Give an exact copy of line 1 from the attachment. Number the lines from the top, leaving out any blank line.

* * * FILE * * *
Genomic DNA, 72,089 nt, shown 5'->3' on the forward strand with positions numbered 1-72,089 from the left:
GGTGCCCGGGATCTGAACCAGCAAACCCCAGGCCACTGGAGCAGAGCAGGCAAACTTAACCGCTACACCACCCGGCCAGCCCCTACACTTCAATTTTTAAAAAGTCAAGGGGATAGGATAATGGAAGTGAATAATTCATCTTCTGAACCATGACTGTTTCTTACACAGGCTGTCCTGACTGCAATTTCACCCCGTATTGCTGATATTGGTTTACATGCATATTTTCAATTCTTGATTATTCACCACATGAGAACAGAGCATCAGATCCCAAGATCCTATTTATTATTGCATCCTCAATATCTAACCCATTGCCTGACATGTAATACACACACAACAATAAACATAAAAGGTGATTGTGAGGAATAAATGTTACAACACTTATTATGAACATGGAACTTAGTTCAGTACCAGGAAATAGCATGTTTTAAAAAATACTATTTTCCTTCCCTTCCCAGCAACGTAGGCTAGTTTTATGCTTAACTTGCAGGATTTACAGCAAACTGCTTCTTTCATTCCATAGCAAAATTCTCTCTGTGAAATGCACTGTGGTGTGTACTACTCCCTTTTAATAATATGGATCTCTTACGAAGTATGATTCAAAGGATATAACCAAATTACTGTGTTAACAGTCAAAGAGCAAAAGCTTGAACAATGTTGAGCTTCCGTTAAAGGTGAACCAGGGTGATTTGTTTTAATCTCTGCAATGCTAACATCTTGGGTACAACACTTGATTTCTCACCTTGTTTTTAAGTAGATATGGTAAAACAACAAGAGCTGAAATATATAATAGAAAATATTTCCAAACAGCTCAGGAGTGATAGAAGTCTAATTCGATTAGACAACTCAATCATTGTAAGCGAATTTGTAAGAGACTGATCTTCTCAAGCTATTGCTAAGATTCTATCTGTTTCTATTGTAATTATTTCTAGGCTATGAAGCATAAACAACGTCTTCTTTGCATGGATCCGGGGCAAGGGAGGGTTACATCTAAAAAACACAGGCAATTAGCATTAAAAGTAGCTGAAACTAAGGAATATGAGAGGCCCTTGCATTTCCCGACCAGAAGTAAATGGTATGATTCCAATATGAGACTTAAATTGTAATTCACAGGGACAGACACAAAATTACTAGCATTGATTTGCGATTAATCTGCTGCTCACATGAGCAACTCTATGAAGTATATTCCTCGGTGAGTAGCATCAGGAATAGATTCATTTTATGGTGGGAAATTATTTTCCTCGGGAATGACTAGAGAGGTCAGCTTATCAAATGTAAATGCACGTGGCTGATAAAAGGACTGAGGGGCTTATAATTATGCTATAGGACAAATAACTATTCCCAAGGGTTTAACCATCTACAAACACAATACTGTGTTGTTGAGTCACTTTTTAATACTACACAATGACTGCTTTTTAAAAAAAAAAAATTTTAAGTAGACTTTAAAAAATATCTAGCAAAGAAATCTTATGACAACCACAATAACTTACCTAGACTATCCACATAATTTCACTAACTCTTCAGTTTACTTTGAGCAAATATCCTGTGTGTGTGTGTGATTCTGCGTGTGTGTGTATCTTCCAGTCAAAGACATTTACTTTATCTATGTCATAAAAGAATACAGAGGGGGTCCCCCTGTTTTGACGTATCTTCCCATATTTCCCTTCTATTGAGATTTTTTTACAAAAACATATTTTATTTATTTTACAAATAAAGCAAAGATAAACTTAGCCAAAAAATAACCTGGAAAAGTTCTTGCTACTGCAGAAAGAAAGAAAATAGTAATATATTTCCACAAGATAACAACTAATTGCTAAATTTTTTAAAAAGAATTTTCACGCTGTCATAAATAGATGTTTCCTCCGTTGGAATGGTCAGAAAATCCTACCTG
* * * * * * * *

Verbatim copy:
Genomic DNA, 72,089 nt, shown 5'->3' on the forward strand with positions numbered 1-72,089 from the left: